Fishing was one of our favorite pastimes when we lived in Pennsylvania. It wasn’t necessarily ever about catching anything worth eating, but it was just nice to sit along the water with family, no rush, no expectations, just talking and watching the water. Once we moved to New England, the ocean was our source for sitting along the water. By our second summer there, we found the perfect place to sit along the shore and fish—Plum Island.
Plum Island was found by just stumbling around driving up the coast. This was how we found most beautiful and peaceful places that became our favorite spots. It was literally tucked away from the rest of the world. After driving a long, narrow road flanked by marshes and sea grass, you simply would come to a spot where you couldn’t drive anymore. There was just a parking lot overlooking the water. Before the stretch of road that ended at the parking lot, there was a little intersection with a restaurant, some other establishments and homes, and a small bait shop.
We could only go on the occasional Sunday as that was the only day Sean had off work. We would head up the coast in the morning with the poles and some snacks. Then, buy bait at the shop. We learned by our second trip that bug spray was a requirement. Our first trip was spent dodging the largest and meanest looking green-headed flies I had ever seen. They bit and they bit hard and fast without any provocation, leaving large welts on our arms and legs. The spray at the bait shop put an end to the attacks from the little devils.
Plum Island wasn’t like other beaches and spots along the Massachusetts coast in the summer. There were hardly any people. It was mainly a fishing spot, although a walk up the beach led to an inlet where no one ever was. We would carry our gear, chairs, blankets, food, and drinks down through the parking lot and out into the sand, past drift wood, and the occasional group of fellow fishermen. We would set up a little village area of our own. Time would stop once we got settled. Sean would get the kids’ poles rigged and I would get comfortable with a book, a journal, or just myself. The entire day would drift by as the water lapped up towards our spot. The kids never got bored, whiny, or ever asked when we could leave. There was silence, sea gulls, the sun, and a breeze. There were no devices at that time (2002), no longing to be in front of a screen of any kind, and no rush to get anywhere else ever. If fishing wore out its welcome with Alyssa, she and I would walk around the bend in the shore where no one fished. We would go in the salty water or hunt for shells and rocks. There were always plenty of shells to gather. They were little gifts from God sprinkled for us to find and treasure. I made sure to bring a bag with me on every walk because we never knew what we would come across. The waves were gentle there, almost embracing us. This was nice when the kids were toddlers and didn’t want to get slammed around like we all loved to do at the beach as they grew older. The weather was always perfect, breezy but not chilly, sunny but not sweltering. The silence was what I remember most, except for laughs and shrieks when someone caught a fish. It was Heaven.
The days would wear on and we would eventually need to pack up and leave, but it never seemed like anyone really wanted to go. I would look over at the houses in the distance, the ones on stilts safe from storms, and wonder if they feel that way every day, if they just lingered around and never realized an entire day had passed in silence and peace? While I’m sure they must’ve had day jobs and some were just summer escapes for people in the city, there was never a rush. It never looked as if anyone ever had anywhere they needed to be. It was as if we were in another world until we drove past the bait shop, further down the long narrow road, past endless salt marshes, over the bridge and back to the highway. Then the world would start again, on full-speed, with cars buzzing, noises blaring, and we would be back to our neighborhood in the middle of an urban area. Yet an hour before, we had been suspended in time, in silence, with soft sand, and clean shells and sea glass.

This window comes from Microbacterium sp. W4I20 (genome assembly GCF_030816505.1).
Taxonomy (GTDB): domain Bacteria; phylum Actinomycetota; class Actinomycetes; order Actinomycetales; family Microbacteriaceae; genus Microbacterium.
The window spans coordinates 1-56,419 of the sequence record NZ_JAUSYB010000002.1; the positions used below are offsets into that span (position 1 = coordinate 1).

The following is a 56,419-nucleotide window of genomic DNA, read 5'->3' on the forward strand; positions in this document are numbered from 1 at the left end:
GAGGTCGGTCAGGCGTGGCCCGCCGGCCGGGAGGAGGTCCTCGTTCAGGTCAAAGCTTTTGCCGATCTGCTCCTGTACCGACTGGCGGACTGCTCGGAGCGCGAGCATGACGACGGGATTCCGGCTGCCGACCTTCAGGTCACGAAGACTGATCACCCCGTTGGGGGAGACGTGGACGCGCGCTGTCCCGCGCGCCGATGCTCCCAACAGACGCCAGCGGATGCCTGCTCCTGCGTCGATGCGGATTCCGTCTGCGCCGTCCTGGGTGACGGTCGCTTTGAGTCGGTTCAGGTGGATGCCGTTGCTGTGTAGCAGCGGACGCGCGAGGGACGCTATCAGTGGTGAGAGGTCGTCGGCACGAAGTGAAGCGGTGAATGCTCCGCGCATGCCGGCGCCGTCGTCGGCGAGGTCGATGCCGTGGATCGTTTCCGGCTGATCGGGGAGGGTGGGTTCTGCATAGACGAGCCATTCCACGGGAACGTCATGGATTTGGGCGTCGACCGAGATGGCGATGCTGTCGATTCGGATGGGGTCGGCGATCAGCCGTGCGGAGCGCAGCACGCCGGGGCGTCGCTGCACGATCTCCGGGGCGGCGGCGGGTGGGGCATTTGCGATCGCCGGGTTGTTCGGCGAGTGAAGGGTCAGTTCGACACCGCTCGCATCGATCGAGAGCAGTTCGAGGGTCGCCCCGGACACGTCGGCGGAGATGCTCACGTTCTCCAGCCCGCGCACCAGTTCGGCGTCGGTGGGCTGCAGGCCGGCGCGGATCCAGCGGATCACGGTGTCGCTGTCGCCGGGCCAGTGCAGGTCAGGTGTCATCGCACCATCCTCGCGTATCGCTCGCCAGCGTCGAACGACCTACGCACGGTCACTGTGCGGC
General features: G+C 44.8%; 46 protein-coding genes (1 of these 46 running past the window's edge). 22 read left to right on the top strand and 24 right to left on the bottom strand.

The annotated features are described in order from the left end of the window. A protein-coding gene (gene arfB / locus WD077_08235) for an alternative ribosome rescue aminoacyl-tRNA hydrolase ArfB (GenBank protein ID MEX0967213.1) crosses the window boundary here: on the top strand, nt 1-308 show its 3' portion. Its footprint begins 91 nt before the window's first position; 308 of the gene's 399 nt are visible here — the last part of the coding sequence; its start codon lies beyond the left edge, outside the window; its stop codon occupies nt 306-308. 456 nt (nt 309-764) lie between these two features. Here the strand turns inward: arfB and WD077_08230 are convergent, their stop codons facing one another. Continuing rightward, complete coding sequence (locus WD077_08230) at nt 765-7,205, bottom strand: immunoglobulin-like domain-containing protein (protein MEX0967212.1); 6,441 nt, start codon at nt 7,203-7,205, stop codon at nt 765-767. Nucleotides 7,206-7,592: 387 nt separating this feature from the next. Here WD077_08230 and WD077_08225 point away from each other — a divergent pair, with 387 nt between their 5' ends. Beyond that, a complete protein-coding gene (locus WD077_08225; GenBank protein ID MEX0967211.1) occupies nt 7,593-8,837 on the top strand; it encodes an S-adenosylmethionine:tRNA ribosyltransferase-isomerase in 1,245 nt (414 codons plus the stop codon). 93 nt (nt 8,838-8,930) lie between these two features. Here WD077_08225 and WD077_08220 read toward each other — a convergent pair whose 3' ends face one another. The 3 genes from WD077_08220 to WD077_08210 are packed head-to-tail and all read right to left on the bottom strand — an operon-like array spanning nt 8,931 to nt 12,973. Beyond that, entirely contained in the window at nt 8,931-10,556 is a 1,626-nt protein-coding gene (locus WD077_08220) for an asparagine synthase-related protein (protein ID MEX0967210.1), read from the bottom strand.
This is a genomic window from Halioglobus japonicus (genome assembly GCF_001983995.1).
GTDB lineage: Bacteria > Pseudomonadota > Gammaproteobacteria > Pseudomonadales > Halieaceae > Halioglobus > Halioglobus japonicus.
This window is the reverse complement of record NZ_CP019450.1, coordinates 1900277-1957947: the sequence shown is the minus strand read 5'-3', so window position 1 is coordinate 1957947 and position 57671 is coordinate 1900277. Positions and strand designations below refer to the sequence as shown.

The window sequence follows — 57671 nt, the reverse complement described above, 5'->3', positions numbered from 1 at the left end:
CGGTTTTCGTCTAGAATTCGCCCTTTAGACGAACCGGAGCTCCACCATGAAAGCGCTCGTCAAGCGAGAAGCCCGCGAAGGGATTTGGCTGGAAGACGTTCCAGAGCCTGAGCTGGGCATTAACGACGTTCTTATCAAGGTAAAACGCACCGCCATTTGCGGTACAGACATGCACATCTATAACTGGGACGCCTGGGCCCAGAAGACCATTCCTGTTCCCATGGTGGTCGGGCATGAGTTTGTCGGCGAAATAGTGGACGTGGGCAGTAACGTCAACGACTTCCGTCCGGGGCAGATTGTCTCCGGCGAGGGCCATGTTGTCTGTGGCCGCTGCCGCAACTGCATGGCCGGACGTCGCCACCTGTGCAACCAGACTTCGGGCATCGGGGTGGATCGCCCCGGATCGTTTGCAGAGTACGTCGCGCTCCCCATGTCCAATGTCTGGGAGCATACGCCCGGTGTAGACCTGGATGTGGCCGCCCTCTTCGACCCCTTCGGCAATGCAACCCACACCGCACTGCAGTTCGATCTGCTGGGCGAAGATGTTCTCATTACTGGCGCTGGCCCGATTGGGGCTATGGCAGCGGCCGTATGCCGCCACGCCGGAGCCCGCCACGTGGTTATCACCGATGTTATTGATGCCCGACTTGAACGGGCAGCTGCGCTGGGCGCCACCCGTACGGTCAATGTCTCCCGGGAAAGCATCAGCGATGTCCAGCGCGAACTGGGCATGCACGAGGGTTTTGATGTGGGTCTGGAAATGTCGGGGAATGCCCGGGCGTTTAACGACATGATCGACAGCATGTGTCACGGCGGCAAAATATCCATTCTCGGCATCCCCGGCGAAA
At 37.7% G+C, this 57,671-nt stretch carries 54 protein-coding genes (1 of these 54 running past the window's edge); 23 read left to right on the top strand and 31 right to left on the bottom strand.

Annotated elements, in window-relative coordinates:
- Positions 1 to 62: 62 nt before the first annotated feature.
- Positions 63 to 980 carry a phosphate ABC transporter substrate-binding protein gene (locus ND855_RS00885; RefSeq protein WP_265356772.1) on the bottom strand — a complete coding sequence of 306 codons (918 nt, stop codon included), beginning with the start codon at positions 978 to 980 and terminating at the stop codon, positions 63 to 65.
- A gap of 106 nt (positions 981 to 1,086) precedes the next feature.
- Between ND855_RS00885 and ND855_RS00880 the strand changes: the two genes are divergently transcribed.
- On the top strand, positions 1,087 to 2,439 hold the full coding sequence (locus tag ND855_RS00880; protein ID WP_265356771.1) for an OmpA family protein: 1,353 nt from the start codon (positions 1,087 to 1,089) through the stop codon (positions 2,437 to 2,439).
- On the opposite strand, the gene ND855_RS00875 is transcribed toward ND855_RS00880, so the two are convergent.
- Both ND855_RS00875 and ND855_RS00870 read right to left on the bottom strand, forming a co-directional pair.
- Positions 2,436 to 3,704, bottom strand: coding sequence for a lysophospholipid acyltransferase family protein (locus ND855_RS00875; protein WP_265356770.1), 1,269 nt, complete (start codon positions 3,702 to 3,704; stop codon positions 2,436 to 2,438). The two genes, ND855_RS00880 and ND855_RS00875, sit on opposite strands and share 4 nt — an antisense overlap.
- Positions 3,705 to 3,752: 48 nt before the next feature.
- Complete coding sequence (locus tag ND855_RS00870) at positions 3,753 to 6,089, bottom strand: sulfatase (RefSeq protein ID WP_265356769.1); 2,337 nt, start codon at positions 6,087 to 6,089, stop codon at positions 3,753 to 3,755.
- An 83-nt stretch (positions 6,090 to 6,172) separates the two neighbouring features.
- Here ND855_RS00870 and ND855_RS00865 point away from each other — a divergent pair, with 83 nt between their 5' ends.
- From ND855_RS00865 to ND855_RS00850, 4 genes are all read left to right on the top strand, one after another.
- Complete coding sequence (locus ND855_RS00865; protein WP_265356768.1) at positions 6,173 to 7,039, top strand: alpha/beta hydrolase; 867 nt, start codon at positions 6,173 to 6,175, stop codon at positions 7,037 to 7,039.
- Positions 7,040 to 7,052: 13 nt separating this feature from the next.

While I loved our life in the middle of so much chaos and the entire things-to-do-places-to-be lifestyle that came with our location, age, kids, jobs, and daily life at the time, there was something magical, almost holy about spending a Sunday sitting in the sand, watching the sun move from one end of the earth to the other. There was something mystical about watching my little family before me, safe, sound, and healthy, enjoying a small, beautiful corner of the earth with no interruptions or discontent. It was church-like in its simplicity, reverence, and importance to my soul. It was a true spiritual sanctuary and inspired as much reflection and introspect as sitting in any pew at any church on a Sunday morning would. While other beaches and family adventures have filled my heart and soul with joy and anticipation of returning to certain spots someday, Plum Island is where peace and solitude rest with me. It is where that inner voice and spiritual simplicity can guide and help settle the mind. It is where God can be found in the glint of sea glass. It is where the devil can be found in the form of monstrous green-headed flies whose bite can make anyone swear and take the lord’s name in vain. If you ever stumble upon Plum Island, remember to take a minute to reflect on your blessings and the beauty of the earth given to us all. Also remember to protect your body and soul with the bug spray sold at the bait shop.